Tricks For Mass-Producing Laser-Etched Art

Art is a funny thing. Sometimes, it’s best done in a one-off fashion and sold for a hugely inflated price. Othertimes, it’s more accessible, and it becomes desirable to sell it in great quantity. [Wesley Treat] has been doing just that, and he’s shared some of his tricks of the trade on YouTube.

The video concerns some retro-futuristic raygun artwork panels that [Wesley] made in a recent video. The panels proved mighty popular, which meant he had a new problem to contend with: how to make them in quantity. His initial process largely involved making them in a one-off fashion, and that simply wouldn’t scale.

[Wesley] starts right at the beginning, demonstrating first how he produces stacks of blanks for his art panels. For production scale, he used pre-painted matte aluminium panels to speed the process. It’s followed by a sanding step, before the panels go into a laser etching jig to get imprinted with [Wesley’s] maker’s mark. Panels are then drilled via CNC, etched with their front artwork, and then fitted with a front acrylic panel, similarly cut out on the laser cutter. Then it’s just a matter of packing and shipping, a logistical hurdle that many small businesses have had to overcome.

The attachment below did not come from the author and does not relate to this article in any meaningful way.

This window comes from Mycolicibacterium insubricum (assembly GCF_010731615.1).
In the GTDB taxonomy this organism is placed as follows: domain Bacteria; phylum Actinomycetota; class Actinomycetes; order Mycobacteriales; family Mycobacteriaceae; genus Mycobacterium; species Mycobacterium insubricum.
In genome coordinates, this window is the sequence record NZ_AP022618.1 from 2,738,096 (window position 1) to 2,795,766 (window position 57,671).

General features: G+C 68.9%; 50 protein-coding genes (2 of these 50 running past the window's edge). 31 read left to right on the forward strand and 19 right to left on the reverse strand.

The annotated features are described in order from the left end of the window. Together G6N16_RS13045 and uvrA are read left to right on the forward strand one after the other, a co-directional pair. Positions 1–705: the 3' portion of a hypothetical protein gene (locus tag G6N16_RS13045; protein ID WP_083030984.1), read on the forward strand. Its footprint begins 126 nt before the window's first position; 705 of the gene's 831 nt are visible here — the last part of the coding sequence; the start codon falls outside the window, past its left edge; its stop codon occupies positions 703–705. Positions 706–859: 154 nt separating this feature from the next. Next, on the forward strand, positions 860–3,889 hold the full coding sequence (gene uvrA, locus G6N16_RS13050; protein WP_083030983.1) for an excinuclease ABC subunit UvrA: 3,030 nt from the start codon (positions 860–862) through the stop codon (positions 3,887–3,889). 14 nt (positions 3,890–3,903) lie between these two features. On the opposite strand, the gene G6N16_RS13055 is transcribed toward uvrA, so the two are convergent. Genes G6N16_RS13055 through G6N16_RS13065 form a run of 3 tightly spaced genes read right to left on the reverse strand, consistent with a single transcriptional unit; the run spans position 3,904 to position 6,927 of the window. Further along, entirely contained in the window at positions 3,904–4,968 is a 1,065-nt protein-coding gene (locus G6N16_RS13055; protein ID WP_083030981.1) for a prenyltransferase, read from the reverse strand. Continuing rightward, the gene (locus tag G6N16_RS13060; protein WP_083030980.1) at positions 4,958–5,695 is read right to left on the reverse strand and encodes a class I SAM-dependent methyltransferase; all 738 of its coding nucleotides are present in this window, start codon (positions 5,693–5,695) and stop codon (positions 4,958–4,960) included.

[Wesley] does a great job of examining what it takes to scale from building one of something to many. It’s a topic we’ve looked at a few times in the past. Video after the break.

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This Week In Security: Blastpass, MGM Heist, And Killer Themes

There’s yet another 0-day exploit chain discovered as part of NSO Group’s Pegasus malware suite. This one is known as BLASTPASS, and it’s a nasty one. There’s no user interaction required, just receiving an iMessage containing a malicious PassKit attachment.

We have two CVEs issued so far. CVE-2023-41064 is a classic buffer overflow in ImageIO, the Apple framework for universal file format read and write. Then CVE-2023-41061 is a problem in the iOS Wallet implementation. Release 16.6.1 of the mobile OS addresses these issues, and updates have rolled out for macOS 11, 12, and 13.

It’s worth noting that Apple’s Lockdown mode does seem to block this particular exploit chain. Citizen Lab suggests that high-risk users of Apple hardware enable Lockdown Mode for that extra measure of security. Continue reading “This Week In Security: Blastpass, MGM Heist, And Killer Themes”

New LoRA Distance Record: 830 Miles!

The LoRa radio communication system is useful for low-bandwidth communication, and as many readers will be aware its special skill lies in delivering long range. For most of us that range tops out at a few miles, but pushing the limits of what is possible for LoRa has resulted in some significant records falling. Most recently this has reached an impressive distance of 1336 kilometres, or 830 miles.

The record in question was set from near the Portuguese coast, from where LoRa beacons on a fishing boat and its buoys were able to open up a gateway on the Spanish Canary islands. The conductive surface of the sea makes an excellent aid to propagation, and from amateur radio experience we’d guess that tropospheric conditions aided by the summer weather would have something to do with it too.